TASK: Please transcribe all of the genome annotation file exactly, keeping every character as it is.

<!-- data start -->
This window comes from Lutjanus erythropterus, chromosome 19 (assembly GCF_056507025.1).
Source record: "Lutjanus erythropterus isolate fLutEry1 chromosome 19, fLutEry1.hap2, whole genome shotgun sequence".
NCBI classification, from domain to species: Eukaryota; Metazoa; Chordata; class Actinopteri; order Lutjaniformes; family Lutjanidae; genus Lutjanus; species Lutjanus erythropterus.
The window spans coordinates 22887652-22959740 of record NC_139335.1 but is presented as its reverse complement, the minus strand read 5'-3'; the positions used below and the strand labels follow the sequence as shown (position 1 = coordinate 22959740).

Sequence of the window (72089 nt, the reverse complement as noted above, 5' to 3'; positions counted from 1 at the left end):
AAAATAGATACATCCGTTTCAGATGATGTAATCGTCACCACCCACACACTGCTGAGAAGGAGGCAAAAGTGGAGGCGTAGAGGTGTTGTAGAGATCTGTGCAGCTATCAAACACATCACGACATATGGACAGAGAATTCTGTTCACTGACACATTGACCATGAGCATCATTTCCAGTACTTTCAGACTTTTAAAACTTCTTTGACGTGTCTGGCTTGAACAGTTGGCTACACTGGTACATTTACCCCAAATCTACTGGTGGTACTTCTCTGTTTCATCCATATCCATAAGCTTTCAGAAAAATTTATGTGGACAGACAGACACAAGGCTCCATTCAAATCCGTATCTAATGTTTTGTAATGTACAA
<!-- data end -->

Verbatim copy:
This window comes from Lutjanus erythropterus, chromosome 19 (assembly GCF_056507025.1).
Source record: "Lutjanus erythropterus isolate fLutEry1 chromosome 19, fLutEry1.hap2, whole genome shotgun sequence".
NCBI classification, from domain to species: Eukaryota; Metazoa; Chordata; class Actinopteri; order Lutjaniformes; family Lutjanidae; genus Lutjanus; species Lutjanus erythropterus.
The window spans coordinates 22887652-22959740 of record NC_139335.1 but is presented as its reverse complement, the minus strand read 5'-3'; the positions used below and the strand labels follow the sequence as shown (position 1 = coordinate 22959740).

Sequence of the window (72089 nt, the reverse complement as noted above, 5' to 3'; positions counted from 1 at the left end):
AAAATAGATACATCCGTTTCAGATGATGTAATCGTCACCACCCACACACTGCTGAGAAGGAGGCAAAAGTGGAGGCGTAGAGGTGTTGTAGAGATCTGTGCAGCTATCAAACACATCACGACATATGGACAGAGAATTCTGTTCACTGACACATTGACCATGAGCATCATTTCCAGTACTTTCAGACTTTTAAAACTTCTTTGACGTGTCTGGCTTGAACAGTTGGCTACACTGGTACATTTACCCCAAATCTACTGGTGGTACTTCTCTGTTTCATCCATATCCATAAGCTTTCAGAAAAATTTATGTGGACAGACAGACACAAGGCTCCATTCAAATCCGTATCTAATGTTTTGTAATGTACAA